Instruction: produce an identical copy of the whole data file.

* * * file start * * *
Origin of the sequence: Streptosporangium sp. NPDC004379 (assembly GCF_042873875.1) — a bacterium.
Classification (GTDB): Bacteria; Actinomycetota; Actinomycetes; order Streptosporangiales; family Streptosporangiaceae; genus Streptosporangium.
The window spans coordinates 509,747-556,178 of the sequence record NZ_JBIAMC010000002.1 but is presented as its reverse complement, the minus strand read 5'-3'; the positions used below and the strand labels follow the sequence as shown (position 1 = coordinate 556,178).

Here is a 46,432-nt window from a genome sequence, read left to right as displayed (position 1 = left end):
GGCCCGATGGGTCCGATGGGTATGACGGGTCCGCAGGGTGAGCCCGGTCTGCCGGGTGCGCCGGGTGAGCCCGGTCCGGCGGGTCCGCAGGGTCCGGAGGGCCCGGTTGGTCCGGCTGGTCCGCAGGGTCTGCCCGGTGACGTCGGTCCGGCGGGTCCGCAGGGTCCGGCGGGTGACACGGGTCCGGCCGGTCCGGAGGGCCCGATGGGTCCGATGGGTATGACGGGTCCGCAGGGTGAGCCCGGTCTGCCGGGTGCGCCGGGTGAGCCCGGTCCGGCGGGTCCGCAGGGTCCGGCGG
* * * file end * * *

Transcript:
Origin of the sequence: Streptosporangium sp. NPDC004379 (assembly GCF_042873875.1) — a bacterium.
Classification (GTDB): Bacteria; Actinomycetota; Actinomycetes; order Streptosporangiales; family Streptosporangiaceae; genus Streptosporangium.
The window spans coordinates 509,747-556,178 of the sequence record NZ_JBIAMC010000002.1 but is presented as its reverse complement, the minus strand read 5'-3'; the positions used below and the strand labels follow the sequence as shown (position 1 = coordinate 556,178).

Here is a 46,432-nt window from a genome sequence, read left to right as displayed (position 1 = left end):
GGCCCGATGGGTCCGATGGGTATGACGGGTCCGCAGGGTGAGCCCGGTCTGCCGGGTGCGCCGGGTGAGCCCGGTCCGGCGGGTCCGCAGGGTCCGGAGGGCCCGGTTGGTCCGGCTGGTCCGCAGGGTCTGCCCGGTGACGTCGGTCCGGCGGGTCCGCAGGGTCCGGCGGGTGACACGGGTCCGGCCGGTCCGGAGGGCCCGATGGGTCCGATGGGTATGACGGGTCCGCAGGGTGAGCCCGGTCTGCCGGGTGCGCCGGGTGAGCCCGGTCCGGCGGGTCCGCAGGGTCCGGCGG